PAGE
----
I thought I would try to do a few posts describing how we measure whale calls on OBSs. Here’s the first one:
I started with the question, “what is a seismometer?” because, well, that’s where it all begins. Our dataset was not collected to measure whales, oh no. It was collected to measure earthquakes. Seismometers on the seafloor have essentially the same function as a seismometer on land, except for some obvious things, like being super-duper water-tight for one. Electronics + water? Not usually a good combo.
You’ll notice that my OBS drawing is a red box. Not so in real life, my friends! I’m just too lazy to draw one of THESE puppies (look for the part drilled into the rock):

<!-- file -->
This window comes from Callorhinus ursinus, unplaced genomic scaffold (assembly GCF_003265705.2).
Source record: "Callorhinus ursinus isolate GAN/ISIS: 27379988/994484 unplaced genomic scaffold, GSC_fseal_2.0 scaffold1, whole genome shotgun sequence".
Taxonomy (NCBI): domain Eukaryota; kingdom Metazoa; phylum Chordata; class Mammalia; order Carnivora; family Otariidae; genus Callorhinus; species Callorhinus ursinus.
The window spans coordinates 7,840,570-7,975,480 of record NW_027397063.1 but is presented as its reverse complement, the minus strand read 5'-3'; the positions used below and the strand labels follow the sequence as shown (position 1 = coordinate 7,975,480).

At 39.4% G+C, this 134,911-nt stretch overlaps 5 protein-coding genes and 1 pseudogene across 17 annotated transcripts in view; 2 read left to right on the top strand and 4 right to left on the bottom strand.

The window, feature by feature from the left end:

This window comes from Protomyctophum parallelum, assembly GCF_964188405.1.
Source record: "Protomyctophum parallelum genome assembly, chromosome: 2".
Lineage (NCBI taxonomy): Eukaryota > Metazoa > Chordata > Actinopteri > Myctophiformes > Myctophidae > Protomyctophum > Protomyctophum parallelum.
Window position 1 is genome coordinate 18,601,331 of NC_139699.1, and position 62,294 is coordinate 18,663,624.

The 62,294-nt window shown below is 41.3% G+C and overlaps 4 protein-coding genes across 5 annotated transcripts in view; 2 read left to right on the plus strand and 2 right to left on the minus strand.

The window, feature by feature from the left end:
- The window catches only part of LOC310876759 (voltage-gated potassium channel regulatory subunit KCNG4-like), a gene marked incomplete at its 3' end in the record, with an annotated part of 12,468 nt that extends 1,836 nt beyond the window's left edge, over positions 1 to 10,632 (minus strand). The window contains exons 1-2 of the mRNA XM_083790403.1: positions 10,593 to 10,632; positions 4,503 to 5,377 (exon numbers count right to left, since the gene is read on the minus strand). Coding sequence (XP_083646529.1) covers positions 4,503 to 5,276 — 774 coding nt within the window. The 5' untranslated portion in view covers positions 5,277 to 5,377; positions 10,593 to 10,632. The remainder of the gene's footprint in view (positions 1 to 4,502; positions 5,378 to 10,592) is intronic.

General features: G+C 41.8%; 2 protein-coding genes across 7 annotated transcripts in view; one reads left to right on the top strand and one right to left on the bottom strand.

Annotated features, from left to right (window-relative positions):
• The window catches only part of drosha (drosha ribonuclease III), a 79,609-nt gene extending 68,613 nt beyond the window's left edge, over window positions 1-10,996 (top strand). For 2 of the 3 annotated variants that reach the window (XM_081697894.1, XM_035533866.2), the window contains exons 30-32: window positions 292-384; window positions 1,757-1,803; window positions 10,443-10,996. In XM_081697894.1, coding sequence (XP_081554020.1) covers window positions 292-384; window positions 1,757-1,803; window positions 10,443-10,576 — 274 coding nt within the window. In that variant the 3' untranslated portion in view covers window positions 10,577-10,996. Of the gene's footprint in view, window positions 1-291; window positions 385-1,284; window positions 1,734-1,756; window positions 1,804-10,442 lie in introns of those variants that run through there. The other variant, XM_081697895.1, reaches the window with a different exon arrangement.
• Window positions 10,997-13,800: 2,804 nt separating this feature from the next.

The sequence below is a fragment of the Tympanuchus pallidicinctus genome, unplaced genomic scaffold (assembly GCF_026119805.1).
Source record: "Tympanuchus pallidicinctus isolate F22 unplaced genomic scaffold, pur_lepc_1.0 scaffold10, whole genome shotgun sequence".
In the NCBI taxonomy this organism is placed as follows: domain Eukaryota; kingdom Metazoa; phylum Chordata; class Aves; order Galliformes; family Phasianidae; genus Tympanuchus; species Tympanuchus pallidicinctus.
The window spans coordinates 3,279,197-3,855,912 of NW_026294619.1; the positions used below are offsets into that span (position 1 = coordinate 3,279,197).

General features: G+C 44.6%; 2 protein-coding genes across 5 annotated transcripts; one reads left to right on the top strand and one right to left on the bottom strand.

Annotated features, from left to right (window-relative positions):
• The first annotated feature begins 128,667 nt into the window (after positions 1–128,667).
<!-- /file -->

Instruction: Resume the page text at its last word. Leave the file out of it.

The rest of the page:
Two reasons: (a) Too hard to draw, and (b) too late to change it now. Never mind though. Henceforth, when I draw a seismometer, it will be a red box. OBSs are often just deployed over the side of a ship, and wherever they land is where they’ll stay. But the ones that were used in our study were installed using an ROV (remotely operated vehicle), and were either buried in sediments or drilled into basalt, like in the photo above.
The seismometers that we use were deployed for a year at a time, three years in a row. So they had to have the ability to store a year’s worth of data. That’s 128 samples recorded each second for each of the three axes of the accelerometer. There are about 31.5 million seconds in a year, so that’s in the neighbourhood of 12 billion samples. Holy smokes, that is a lot.